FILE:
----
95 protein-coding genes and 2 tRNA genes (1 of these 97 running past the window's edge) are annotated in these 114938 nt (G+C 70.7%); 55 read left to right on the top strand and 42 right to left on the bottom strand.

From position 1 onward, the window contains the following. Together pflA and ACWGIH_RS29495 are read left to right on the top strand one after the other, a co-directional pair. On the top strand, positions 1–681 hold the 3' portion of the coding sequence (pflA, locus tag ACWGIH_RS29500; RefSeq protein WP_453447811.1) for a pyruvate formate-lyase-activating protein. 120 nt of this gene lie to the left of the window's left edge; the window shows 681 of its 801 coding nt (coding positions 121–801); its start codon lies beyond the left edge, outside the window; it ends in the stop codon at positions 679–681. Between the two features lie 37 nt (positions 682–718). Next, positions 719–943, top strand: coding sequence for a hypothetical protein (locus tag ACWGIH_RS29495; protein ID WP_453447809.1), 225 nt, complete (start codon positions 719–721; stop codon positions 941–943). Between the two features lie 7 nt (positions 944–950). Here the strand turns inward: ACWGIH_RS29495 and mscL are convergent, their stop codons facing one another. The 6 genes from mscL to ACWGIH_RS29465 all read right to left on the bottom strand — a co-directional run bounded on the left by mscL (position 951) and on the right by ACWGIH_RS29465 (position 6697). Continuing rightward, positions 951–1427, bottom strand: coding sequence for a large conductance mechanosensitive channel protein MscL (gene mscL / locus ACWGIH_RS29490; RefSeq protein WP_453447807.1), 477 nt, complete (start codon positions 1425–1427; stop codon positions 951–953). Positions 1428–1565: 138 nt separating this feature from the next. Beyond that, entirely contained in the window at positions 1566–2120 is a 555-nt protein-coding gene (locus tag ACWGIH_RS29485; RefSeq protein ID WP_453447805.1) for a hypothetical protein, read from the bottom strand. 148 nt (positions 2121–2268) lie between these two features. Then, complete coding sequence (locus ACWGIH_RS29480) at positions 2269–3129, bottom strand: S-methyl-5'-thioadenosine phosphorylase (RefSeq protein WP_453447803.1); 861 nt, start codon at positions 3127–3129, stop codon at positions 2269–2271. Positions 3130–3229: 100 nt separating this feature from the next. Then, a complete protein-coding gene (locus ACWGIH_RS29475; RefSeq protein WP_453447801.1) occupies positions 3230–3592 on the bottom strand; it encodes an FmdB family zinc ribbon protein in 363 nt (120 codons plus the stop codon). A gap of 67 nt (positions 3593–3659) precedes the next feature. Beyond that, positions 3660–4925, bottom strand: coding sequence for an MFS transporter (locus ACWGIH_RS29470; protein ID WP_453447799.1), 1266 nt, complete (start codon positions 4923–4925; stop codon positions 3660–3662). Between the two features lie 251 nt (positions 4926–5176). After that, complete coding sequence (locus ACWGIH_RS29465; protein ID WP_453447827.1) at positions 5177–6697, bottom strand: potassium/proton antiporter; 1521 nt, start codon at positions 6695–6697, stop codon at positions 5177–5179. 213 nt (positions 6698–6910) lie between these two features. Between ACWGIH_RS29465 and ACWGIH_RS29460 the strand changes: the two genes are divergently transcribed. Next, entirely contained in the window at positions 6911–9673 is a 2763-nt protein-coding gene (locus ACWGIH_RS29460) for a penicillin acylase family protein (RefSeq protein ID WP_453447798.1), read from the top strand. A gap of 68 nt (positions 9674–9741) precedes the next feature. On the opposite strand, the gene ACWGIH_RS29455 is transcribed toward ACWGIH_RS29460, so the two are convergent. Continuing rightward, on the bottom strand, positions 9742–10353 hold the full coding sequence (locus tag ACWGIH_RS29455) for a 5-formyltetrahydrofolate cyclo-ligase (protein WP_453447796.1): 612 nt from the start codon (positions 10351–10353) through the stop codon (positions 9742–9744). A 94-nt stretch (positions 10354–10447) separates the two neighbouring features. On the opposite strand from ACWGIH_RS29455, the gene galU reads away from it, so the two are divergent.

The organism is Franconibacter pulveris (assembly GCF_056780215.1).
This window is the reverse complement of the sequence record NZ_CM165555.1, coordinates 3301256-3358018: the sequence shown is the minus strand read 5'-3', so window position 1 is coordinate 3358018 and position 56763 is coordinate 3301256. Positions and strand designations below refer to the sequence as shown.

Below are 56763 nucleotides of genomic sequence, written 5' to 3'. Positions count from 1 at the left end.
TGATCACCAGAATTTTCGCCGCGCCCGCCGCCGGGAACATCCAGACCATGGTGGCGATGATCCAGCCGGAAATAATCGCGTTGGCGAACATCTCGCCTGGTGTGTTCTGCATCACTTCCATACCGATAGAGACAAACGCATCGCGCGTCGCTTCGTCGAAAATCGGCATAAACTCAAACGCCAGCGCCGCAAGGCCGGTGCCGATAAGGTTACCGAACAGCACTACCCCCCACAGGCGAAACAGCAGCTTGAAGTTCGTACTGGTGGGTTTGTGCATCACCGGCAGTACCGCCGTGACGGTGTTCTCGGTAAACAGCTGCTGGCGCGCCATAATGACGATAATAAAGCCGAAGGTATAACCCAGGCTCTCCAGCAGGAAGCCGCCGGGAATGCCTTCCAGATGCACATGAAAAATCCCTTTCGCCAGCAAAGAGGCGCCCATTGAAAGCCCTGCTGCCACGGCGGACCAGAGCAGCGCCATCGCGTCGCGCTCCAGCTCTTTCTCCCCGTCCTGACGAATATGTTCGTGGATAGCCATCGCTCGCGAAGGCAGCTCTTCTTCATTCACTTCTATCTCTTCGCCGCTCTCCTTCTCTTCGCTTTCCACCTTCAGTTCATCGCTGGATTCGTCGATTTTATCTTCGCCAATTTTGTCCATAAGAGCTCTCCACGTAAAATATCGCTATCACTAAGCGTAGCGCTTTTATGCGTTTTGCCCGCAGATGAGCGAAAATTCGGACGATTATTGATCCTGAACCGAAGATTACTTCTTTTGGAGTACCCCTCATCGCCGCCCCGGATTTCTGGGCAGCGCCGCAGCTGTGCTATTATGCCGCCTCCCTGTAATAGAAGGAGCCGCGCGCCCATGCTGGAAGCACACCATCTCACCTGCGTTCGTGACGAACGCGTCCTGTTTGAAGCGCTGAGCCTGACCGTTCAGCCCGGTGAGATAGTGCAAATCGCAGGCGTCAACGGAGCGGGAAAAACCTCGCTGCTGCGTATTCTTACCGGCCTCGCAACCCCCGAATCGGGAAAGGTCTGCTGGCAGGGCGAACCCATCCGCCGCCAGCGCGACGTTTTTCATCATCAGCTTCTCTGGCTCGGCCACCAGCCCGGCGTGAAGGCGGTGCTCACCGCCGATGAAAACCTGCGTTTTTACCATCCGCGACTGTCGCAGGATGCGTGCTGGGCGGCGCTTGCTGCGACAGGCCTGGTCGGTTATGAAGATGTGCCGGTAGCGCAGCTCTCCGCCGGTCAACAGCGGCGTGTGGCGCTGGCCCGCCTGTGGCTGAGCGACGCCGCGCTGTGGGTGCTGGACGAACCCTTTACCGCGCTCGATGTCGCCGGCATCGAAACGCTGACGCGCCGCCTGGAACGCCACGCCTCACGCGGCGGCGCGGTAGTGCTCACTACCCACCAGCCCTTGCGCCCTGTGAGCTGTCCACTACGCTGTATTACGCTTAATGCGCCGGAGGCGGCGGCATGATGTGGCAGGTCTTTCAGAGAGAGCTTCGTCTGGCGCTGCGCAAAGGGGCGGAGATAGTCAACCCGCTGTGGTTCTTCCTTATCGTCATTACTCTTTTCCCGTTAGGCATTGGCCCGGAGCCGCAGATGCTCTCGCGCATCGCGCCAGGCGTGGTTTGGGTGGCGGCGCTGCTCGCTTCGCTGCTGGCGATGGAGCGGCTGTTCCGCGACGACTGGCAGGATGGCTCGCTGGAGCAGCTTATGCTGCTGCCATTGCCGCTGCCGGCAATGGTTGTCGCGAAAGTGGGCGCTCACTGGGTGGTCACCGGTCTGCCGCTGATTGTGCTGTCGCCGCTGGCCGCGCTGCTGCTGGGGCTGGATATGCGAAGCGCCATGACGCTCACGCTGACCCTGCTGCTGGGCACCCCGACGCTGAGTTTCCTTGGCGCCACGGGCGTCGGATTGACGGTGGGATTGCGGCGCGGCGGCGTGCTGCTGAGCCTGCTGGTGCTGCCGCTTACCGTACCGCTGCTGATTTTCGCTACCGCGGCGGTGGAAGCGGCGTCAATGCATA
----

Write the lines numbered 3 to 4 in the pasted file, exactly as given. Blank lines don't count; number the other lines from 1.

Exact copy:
The organism is Franconibacter pulveris (assembly GCF_056780215.1).
This window is the reverse complement of the sequence record NZ_CM165555.1, coordinates 3301256-3358018: the sequence shown is the minus strand read 5'-3', so window position 1 is coordinate 3358018 and position 56763 is coordinate 3301256. Positions and strand designations below refer to the sequence as shown.